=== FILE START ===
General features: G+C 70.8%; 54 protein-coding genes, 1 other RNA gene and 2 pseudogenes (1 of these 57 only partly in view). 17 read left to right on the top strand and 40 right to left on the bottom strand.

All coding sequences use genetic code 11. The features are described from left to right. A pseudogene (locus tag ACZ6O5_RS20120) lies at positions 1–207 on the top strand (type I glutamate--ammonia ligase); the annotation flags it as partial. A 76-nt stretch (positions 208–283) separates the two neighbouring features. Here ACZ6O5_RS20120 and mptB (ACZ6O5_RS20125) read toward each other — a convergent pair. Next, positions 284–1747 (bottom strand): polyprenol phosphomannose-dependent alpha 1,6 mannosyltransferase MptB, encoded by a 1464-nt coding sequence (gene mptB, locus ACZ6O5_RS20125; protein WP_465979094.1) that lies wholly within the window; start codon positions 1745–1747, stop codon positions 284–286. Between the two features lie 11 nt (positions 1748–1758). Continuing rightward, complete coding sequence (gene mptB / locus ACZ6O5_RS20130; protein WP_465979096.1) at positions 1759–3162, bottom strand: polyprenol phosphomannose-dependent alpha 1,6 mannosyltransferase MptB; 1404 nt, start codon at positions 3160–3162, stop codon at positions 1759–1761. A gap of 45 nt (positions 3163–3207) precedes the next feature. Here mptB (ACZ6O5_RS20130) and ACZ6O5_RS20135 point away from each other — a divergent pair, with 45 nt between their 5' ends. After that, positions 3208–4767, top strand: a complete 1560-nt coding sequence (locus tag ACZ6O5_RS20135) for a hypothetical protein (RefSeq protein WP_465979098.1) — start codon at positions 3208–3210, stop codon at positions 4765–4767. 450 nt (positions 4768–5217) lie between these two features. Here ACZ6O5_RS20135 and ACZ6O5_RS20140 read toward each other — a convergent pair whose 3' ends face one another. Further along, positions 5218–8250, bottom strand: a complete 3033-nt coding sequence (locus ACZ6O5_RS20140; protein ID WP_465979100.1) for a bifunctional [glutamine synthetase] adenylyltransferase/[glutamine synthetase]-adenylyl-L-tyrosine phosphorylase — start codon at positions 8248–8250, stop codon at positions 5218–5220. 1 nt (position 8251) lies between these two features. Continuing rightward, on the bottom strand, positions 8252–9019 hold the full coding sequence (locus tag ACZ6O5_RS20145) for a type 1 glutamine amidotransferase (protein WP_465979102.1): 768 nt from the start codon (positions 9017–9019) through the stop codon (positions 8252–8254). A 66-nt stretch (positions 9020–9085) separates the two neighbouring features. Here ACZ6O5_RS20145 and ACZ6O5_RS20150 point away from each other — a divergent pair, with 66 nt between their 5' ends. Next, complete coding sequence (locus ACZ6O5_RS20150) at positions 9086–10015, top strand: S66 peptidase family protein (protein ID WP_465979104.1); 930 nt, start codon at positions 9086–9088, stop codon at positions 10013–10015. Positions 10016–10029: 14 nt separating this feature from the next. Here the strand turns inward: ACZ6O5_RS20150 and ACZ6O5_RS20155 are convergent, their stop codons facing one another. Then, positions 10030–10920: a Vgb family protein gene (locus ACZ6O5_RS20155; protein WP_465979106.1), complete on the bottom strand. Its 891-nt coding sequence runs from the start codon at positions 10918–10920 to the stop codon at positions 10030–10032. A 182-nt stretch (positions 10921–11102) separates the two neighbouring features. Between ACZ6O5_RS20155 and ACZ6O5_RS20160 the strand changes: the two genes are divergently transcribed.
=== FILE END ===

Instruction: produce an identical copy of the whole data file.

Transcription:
General features: G+C 70.8%; 54 protein-coding genes, 1 other RNA gene and 2 pseudogenes (1 of these 57 only partly in view). 17 read left to right on the top strand and 40 right to left on the bottom strand.

All coding sequences use genetic code 11. The features are described from left to right. A pseudogene (locus tag ACZ6O5_RS20120) lies at positions 1–207 on the top strand (type I glutamate--ammonia ligase); the annotation flags it as partial. A 76-nt stretch (positions 208–283) separates the two neighbouring features. Here ACZ6O5_RS20120 and mptB (ACZ6O5_RS20125) read toward each other — a convergent pair. Next, positions 284–1747 (bottom strand): polyprenol phosphomannose-dependent alpha 1,6 mannosyltransferase MptB, encoded by a 1464-nt coding sequence (gene mptB, locus ACZ6O5_RS20125; protein WP_465979094.1) that lies wholly within the window; start codon positions 1745–1747, stop codon positions 284–286. Between the two features lie 11 nt (positions 1748–1758). Continuing rightward, complete coding sequence (gene mptB / locus ACZ6O5_RS20130; protein WP_465979096.1) at positions 1759–3162, bottom strand: polyprenol phosphomannose-dependent alpha 1,6 mannosyltransferase MptB; 1404 nt, start codon at positions 3160–3162, stop codon at positions 1759–1761. A gap of 45 nt (positions 3163–3207) precedes the next feature. Here mptB (ACZ6O5_RS20130) and ACZ6O5_RS20135 point away from each other — a divergent pair, with 45 nt between their 5' ends. After that, positions 3208–4767, top strand: a complete 1560-nt coding sequence (locus tag ACZ6O5_RS20135) for a hypothetical protein (RefSeq protein WP_465979098.1) — start codon at positions 3208–3210, stop codon at positions 4765–4767. 450 nt (positions 4768–5217) lie between these two features. Here ACZ6O5_RS20135 and ACZ6O5_RS20140 read toward each other — a convergent pair whose 3' ends face one another. Further along, positions 5218–8250, bottom strand: a complete 3033-nt coding sequence (locus ACZ6O5_RS20140; protein ID WP_465979100.1) for a bifunctional [glutamine synthetase] adenylyltransferase/[glutamine synthetase]-adenylyl-L-tyrosine phosphorylase — start codon at positions 8248–8250, stop codon at positions 5218–5220. 1 nt (position 8251) lies between these two features. Continuing rightward, on the bottom strand, positions 8252–9019 hold the full coding sequence (locus tag ACZ6O5_RS20145) for a type 1 glutamine amidotransferase (protein WP_465979102.1): 768 nt from the start codon (positions 9017–9019) through the stop codon (positions 8252–8254). A 66-nt stretch (positions 9020–9085) separates the two neighbouring features. Here ACZ6O5_RS20145 and ACZ6O5_RS20150 point away from each other — a divergent pair, with 66 nt between their 5' ends. Next, complete coding sequence (locus ACZ6O5_RS20150) at positions 9086–10015, top strand: S66 peptidase family protein (protein ID WP_465979104.1); 930 nt, start codon at positions 9086–9088, stop codon at positions 10013–10015. Positions 10016–10029: 14 nt separating this feature from the next. Here the strand turns inward: ACZ6O5_RS20150 and ACZ6O5_RS20155 are convergent, their stop codons facing one another. Then, positions 10030–10920: a Vgb family protein gene (locus ACZ6O5_RS20155; protein WP_465979106.1), complete on the bottom strand. Its 891-nt coding sequence runs from the start codon at positions 10918–10920 to the stop codon at positions 10030–10032. A 182-nt stretch (positions 10921–11102) separates the two neighbouring features. Between ACZ6O5_RS20155 and ACZ6O5_RS20160 the strand changes: the two genes are divergently transcribed.